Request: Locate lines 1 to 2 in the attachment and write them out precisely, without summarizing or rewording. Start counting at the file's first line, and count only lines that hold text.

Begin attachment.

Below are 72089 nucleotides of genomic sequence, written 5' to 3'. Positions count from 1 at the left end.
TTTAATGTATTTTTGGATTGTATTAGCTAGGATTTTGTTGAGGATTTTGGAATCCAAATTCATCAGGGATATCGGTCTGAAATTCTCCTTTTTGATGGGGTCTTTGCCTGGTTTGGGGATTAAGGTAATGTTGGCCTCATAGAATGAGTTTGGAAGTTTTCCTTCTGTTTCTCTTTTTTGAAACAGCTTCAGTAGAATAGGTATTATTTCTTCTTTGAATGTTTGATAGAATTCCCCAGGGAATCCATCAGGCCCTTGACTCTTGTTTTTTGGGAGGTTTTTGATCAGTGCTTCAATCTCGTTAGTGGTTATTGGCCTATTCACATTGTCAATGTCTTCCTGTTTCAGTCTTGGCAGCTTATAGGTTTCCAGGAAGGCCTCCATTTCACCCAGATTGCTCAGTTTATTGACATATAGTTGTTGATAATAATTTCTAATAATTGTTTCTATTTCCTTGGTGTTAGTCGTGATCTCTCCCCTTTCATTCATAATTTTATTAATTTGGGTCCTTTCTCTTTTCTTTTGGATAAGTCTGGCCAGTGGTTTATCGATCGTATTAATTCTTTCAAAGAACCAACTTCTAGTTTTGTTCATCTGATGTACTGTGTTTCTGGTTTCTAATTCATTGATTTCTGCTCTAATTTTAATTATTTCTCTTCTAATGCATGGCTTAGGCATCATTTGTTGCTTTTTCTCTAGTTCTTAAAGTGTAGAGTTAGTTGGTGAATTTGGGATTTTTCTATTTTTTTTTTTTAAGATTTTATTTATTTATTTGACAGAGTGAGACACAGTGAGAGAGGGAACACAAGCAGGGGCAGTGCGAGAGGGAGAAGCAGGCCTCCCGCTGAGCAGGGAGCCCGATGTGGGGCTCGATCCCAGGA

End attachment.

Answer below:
Below are 72089 nucleotides of genomic sequence, written 5' to 3'. Positions count from 1 at the left end.
TTTAATGTATTTTTGGATTGTATTAGCTAGGATTTTGTTGAGGATTTTGGAATCCAAATTCATCAGGGATATCGGTCTGAAATTCTCCTTTTTGATGGGGTCTTTGCCTGGTTTGGGGATTAAGGTAATGTTGGCCTCATAGAATGAGTTTGGAAGTTTTCCTTCTGTTTCTCTTTTTTGAAACAGCTTCAGTAGAATAGGTATTATTTCTTCTTTGAATGTTTGATAGAATTCCCCAGGGAATCCATCAGGCCCTTGACTCTTGTTTTTTGGGAGGTTTTTGATCAGTGCTTCAATCTCGTTAGTGGTTATTGGCCTATTCACATTGTCAATGTCTTCCTGTTTCAGTCTTGGCAGCTTATAGGTTTCCAGGAAGGCCTCCATTTCACCCAGATTGCTCAGTTTATTGACATATAGTTGTTGATAATAATTTCTAATAATTGTTTCTATTTCCTTGGTGTTAGTCGTGATCTCTCCCCTTTCATTCATAATTTTATTAATTTGGGTCCTTTCTCTTTTCTTTTGGATAAGTCTGGCCAGTGGTTTATCGATCGTATTAATTCTTTCAAAGAACCAACTTCTAGTTTTGTTCATCTGATGTACTGTGTTTCTGGTTTCTAATTCATTGATTTCTGCTCTAATTTTAATTATTTCTCTTCTAATGCATGGCTTAGGCATCATTTGTTGCTTTTTCTCTAGTTCTTAAAGTGTAGAGTTAGTTGGTGAATTTGGGATTTTTCTATTTTTTTTTTTTAAGATTTTATTTATTTATTTGACAGAGTGAGACACAGTGAGAGAGGGAACACAAGCAGGGGCAGTGCGAGAGGGAGAAGCAGGCCTCCCGCTGAGCAGGGAGCCCGATGTGGGGCTCGATCCCAGGA